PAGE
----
The last time I was here to review an episode of Doctor Who (too long ago, for which I apologize), it was a really good day. “The Girl Who Died” was another high point for Series 9, and for co-writer Jamie Mathieson, and at this point I can’t be the only one who’d like to see him back with another script or two every season.
But the show should always keep room for new talent. And so the second part of Ashildr’s story was written by Catherine Tregenna, a Torchwood veteran working on her first Doctor Who script. Given her experience, I’m surprised and a little disappointed that it took so long to have her on the show.
And given the story she crafted, I really hope it won’t take so long to bring her back.
Although it follows the story Mathieson and Steven Moffat began in “The Girl Who Died,” “The Woman Who Lived” isn’t a strict Part 2 as we understand it. It doesn’t continue the plot of the previous episode (the only “Part 1” not to end in a true cliffhanger) so much as it tells a new story with the same themes and the same character.
Centuries after he left her to live, Twelve finds the young woman he once knew as Ashildr. And so much has changed since he granted her the gift/curse of immortality (everyone who ever writes about immortality is legally bound to refer to it as both). All that living among other humans has made her much less of one. Too much pain, too much unimaginable loss, has sapped away her empathy and emotion. Now, she lives as a highwayman, taking the name of “Me,” living only for herself.
To that end, she has aligned herself with an alien being who has promised her escape in exchange for an Object Of Great Power. And of course that being is only using it and her for his own evil designs. But none of that is really important here, except as a way to the heart of the story. And the heart of “The Woman Who Lived” is a character study. It’s about what life and death make you. It’s about trying to be human when you’re really not.
Almost from the moment they meet again, Twelve is horrified at what Ashildr has become. And he’s even more horrified to realize his part in making her so. So he tries to reawaken her humanity, to make her care again, even as she reminds him of the consequences of his own caring, of what happens to the people he saves and leaves behind.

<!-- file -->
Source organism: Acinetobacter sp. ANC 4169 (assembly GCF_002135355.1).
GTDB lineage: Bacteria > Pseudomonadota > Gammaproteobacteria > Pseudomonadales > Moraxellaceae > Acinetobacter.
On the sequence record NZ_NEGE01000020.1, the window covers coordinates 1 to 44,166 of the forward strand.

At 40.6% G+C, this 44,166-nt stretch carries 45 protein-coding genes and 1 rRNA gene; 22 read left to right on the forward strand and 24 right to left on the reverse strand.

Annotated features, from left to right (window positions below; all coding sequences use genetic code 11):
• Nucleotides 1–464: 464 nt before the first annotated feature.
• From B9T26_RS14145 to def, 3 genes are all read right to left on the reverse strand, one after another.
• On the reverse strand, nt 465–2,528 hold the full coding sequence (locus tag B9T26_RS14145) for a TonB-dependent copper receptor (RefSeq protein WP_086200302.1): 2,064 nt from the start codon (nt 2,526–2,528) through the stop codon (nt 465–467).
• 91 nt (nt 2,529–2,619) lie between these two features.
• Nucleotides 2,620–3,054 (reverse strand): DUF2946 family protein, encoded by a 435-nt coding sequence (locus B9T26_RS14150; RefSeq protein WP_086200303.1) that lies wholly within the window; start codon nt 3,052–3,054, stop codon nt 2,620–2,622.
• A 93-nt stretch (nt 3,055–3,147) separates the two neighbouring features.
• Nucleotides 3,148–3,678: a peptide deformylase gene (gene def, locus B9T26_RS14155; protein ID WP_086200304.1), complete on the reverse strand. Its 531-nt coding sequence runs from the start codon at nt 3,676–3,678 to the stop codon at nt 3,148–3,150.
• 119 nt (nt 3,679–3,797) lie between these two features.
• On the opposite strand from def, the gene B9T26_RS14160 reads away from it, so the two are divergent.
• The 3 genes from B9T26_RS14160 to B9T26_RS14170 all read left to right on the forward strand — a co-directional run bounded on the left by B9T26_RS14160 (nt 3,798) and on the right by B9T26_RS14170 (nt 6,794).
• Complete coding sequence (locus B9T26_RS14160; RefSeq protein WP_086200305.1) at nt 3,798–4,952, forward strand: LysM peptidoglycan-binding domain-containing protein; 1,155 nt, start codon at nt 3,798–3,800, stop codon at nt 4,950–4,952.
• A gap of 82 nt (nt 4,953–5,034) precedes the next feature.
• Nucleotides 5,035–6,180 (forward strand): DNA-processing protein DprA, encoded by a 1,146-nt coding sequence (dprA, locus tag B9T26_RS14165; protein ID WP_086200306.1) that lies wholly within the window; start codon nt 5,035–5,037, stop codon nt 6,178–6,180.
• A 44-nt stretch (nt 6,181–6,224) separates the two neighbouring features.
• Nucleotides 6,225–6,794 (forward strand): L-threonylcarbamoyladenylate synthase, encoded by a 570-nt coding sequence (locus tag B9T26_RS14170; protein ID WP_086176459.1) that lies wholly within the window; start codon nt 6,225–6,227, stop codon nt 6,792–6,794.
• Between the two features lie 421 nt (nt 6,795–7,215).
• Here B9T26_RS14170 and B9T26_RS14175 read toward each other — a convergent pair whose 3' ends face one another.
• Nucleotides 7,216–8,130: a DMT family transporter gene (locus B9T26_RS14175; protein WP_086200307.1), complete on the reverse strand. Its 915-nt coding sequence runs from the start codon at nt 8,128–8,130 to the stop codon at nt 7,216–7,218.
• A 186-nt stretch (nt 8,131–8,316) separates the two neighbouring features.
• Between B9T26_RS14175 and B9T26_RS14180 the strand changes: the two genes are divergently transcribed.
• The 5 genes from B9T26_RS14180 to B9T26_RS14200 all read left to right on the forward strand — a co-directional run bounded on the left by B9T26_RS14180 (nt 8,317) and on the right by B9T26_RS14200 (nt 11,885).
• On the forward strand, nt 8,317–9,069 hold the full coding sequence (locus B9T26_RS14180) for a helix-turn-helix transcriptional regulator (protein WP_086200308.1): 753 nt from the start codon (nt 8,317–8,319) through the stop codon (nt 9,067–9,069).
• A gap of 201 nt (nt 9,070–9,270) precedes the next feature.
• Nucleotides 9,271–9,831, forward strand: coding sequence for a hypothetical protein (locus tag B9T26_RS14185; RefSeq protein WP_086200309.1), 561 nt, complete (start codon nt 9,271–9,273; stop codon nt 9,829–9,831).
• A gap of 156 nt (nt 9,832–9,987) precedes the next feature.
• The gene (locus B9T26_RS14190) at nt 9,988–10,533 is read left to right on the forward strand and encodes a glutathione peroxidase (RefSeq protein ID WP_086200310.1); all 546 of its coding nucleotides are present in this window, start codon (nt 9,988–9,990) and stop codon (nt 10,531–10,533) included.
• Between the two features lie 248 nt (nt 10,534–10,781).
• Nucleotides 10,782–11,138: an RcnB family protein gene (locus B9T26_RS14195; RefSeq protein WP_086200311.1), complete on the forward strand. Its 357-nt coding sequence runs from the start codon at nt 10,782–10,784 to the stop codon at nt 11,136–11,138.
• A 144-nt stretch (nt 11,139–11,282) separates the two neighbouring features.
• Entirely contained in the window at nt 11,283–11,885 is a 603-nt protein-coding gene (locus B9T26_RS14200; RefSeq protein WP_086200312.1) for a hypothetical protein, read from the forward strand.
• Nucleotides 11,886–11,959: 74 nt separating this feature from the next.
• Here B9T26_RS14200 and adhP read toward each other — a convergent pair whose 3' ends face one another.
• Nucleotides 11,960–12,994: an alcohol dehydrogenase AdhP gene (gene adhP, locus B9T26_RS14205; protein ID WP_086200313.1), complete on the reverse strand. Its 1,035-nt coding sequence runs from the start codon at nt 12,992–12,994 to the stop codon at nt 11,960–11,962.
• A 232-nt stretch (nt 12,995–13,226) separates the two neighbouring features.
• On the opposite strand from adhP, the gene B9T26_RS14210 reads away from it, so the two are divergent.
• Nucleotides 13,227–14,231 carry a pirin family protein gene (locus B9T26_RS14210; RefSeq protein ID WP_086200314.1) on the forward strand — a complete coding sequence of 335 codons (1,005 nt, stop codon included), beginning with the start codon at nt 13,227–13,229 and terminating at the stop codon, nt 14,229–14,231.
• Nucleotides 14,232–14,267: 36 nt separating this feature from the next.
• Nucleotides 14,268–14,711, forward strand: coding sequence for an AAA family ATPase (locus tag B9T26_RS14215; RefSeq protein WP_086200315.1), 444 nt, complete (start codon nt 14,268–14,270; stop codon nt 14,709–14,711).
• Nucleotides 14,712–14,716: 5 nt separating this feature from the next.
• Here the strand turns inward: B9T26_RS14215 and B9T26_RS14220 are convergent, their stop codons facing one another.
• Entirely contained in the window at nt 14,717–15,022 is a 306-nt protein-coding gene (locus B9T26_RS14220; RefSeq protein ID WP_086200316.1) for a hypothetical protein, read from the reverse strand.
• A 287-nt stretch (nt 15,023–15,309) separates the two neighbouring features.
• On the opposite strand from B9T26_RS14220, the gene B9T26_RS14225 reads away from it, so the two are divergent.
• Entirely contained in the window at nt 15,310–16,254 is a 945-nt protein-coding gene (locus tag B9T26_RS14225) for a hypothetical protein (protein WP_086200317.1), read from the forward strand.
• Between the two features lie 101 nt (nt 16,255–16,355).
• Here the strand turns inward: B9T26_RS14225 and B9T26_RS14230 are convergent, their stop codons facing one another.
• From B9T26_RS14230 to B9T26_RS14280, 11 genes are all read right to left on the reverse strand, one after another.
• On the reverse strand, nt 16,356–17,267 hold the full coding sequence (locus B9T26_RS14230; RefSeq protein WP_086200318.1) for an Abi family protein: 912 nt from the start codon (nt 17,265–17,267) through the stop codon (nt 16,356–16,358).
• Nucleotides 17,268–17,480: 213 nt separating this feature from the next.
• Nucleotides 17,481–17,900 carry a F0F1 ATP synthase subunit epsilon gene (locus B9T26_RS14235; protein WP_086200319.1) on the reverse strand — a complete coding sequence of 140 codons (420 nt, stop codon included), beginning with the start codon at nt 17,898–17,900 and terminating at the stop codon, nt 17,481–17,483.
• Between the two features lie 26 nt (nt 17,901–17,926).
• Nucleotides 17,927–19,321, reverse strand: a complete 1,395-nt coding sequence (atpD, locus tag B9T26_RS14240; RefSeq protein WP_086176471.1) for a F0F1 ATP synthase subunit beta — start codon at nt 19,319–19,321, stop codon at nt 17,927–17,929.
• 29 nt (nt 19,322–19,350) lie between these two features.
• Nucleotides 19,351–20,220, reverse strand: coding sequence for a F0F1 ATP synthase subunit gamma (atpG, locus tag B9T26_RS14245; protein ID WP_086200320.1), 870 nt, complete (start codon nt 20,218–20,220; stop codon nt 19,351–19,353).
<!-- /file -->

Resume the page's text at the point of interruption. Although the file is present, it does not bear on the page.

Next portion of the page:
These confrontations take up most of the episode. Tregenna’s writing digs deep, forcing both Ashildr and Twelve to confront the most painful parts of themselves. And just like her, Maisie Williams and Peter Capaldi dig deeper. Their scenes together are one more testament to the power of great actors and great writing to elevate a scene into something truly powerful.
As you can imagine, there isn’t a whole lot of humor to these moments. But Tregenna knows what she’s doing. Early in the episode, Ashildr/Me/the Knightmare encounters her rival, the ribald and ineffectual Sam Swift (a wonderful performance by Rufus Hound). We think nothing of him – he’s clearly just there for comic relief, right?
Of course, he isn’t. When we see him again, he’s facing death, and the obligatory fate worse than it. And he’s facing it with the same humor and grace – even on the gallows, he’s still joking. And when Twelve joins in, he’s truly grateful to have an audience. It’s literally what he’s living for.
The lesson to Ashildr is pretty clear and pretty obvious. Because he knows he’s about to die, Sam values life more than anyone in that moment. It’s the fact that life ends that makes it worth living, and worth saving. And so Me becomes Ashildr again, and makes the choice to save him, and the Earth with him.
But once again, we’re left with messy consequences. In the name of saving him, Ashildr has just done to Sam what Twelve once did to her. And we’re not sure if he can handle it. So she’s resolved to stick around after the Doctor leaves, to care for those he’s not around to care for any longer. It’s kind of a promise. It’s kind of a threat. It’s kind of both.
And it’s a guarantee that we’ll see her again.
At the halfway point of the season (well, we’re actually past the halfway point now, but I’ll get to that in my next review), I’m pretty thrilled with Doctor Who right now. The longer stories have worked – plots are allowed to develop more fully, and characters are explored more deeply by both the writers and the actors. It’s really something to behold.
And with that, I’ll end this review. I’ll be back with a review of the Zygon story that’s wrapping up tonight (I enjoyed “The Zygon Invasion” last week, but given that it’s a true two-parter, I’m probably better off reviewing the whole story at once this time).
So, until then…